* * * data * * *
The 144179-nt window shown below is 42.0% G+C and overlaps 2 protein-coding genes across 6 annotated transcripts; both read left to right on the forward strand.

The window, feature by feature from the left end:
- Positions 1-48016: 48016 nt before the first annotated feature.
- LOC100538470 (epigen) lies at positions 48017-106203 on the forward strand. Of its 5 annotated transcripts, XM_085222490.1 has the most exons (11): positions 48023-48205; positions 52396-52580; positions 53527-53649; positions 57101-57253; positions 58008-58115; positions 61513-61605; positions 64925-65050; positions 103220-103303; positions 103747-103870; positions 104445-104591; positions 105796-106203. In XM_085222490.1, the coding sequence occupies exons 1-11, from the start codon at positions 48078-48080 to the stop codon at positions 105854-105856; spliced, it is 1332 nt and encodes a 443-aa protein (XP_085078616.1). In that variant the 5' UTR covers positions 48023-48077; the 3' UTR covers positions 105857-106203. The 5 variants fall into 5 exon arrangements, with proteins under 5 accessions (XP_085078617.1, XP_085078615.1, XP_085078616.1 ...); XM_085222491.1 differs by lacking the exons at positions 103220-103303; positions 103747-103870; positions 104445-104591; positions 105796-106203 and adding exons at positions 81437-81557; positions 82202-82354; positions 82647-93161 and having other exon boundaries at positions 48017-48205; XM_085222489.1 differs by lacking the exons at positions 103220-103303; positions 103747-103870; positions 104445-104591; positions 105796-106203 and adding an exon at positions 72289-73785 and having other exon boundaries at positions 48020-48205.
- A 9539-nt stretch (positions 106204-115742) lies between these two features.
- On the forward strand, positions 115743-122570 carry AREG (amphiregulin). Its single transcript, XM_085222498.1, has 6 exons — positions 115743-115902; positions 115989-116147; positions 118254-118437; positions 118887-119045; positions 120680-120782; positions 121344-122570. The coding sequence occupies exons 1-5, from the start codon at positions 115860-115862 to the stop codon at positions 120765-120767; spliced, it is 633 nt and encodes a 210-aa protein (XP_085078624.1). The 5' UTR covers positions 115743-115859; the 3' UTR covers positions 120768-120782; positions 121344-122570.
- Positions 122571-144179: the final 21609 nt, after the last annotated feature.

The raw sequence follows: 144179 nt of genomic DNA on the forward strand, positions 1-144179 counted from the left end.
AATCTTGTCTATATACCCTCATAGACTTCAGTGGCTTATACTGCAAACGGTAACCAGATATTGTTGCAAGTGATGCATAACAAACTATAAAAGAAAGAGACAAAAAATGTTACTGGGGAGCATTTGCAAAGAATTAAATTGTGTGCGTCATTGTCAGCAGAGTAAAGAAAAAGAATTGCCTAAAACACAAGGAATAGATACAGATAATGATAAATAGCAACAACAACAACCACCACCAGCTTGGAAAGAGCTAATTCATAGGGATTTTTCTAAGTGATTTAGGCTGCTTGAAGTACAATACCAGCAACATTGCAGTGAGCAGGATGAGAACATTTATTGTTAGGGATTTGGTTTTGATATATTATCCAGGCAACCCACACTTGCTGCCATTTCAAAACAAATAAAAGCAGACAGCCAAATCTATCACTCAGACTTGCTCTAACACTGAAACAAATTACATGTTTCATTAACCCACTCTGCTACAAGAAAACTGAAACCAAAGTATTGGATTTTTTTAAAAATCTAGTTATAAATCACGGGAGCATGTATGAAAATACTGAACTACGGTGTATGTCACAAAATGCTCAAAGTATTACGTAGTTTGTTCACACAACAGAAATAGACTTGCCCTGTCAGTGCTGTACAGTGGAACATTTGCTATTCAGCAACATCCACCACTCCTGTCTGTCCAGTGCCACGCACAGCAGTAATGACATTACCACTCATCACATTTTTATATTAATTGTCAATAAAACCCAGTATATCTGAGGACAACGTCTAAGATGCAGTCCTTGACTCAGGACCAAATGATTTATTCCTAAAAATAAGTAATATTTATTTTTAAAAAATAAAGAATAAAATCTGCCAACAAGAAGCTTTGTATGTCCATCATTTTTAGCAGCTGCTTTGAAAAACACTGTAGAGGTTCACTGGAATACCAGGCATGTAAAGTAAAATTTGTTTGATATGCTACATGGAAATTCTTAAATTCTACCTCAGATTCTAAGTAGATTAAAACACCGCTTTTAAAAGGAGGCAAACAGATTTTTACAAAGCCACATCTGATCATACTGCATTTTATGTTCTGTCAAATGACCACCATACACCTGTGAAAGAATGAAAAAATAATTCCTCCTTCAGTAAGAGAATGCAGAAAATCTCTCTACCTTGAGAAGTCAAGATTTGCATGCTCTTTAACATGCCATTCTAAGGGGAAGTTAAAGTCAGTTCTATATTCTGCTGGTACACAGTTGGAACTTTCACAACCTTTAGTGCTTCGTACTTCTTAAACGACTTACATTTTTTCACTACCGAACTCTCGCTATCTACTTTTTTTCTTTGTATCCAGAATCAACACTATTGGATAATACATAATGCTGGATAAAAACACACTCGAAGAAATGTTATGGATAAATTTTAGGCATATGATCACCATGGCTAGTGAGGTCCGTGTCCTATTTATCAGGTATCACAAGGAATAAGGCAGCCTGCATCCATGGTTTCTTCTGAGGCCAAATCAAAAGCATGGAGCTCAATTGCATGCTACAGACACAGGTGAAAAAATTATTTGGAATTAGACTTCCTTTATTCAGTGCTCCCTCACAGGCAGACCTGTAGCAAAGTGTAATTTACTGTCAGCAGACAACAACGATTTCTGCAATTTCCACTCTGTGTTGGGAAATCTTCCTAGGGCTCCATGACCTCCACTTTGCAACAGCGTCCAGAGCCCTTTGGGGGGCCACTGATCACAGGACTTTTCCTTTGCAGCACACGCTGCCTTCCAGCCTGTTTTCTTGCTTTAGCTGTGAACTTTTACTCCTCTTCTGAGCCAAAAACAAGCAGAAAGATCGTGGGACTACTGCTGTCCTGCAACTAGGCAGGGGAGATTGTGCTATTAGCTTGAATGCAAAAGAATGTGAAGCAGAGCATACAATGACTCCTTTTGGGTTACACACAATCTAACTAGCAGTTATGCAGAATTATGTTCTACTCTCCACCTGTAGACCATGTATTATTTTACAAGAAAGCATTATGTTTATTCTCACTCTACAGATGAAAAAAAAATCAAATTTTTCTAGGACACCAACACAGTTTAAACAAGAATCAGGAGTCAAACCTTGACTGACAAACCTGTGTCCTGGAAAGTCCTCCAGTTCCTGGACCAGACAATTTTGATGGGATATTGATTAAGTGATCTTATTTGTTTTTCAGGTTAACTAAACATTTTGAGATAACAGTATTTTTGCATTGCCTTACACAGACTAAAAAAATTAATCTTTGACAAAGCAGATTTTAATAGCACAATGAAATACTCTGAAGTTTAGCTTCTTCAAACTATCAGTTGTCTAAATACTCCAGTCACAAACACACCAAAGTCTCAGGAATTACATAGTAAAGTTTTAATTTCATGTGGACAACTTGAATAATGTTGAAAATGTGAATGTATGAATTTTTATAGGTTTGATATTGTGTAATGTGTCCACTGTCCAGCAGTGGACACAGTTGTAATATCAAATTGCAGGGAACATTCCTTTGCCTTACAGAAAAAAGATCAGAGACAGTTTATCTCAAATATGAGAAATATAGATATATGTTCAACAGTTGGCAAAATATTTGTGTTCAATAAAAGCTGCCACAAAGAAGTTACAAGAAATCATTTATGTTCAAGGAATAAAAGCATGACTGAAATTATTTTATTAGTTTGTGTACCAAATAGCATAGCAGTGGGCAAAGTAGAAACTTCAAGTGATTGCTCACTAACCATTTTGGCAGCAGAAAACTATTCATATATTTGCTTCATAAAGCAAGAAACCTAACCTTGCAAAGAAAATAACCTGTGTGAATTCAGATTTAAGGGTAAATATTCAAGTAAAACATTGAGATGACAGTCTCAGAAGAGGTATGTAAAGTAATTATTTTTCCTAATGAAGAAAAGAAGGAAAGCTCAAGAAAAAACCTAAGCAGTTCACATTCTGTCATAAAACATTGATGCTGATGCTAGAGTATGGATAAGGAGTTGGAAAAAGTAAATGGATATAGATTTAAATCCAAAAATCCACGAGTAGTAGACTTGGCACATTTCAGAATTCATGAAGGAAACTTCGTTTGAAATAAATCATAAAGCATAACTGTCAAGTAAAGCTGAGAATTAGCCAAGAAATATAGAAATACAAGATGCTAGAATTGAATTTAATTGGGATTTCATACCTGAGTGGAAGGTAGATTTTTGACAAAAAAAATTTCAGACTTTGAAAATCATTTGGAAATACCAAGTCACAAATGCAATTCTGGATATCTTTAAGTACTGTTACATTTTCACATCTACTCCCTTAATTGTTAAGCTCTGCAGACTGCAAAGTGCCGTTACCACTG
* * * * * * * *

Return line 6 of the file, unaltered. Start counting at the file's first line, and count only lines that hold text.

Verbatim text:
- On the forward strand, positions 115743-122570 carry AREG (amphiregulin). Its single transcript, XM_085222498.1, has 6 exons — positions 115743-115902; positions 115989-116147; positions 118254-118437; positions 118887-119045; positions 120680-120782; positions 121344-122570. The coding sequence occupies exons 1-5, from the start codon at positions 115860-115862 to the stop codon at positions 120765-120767; spliced, it is 633 nt and encodes a 210-aa protein (XP_085078624.1). The 5' UTR covers positions 115743-115859; the 3' UTR covers positions 120768-120782; positions 121344-122570.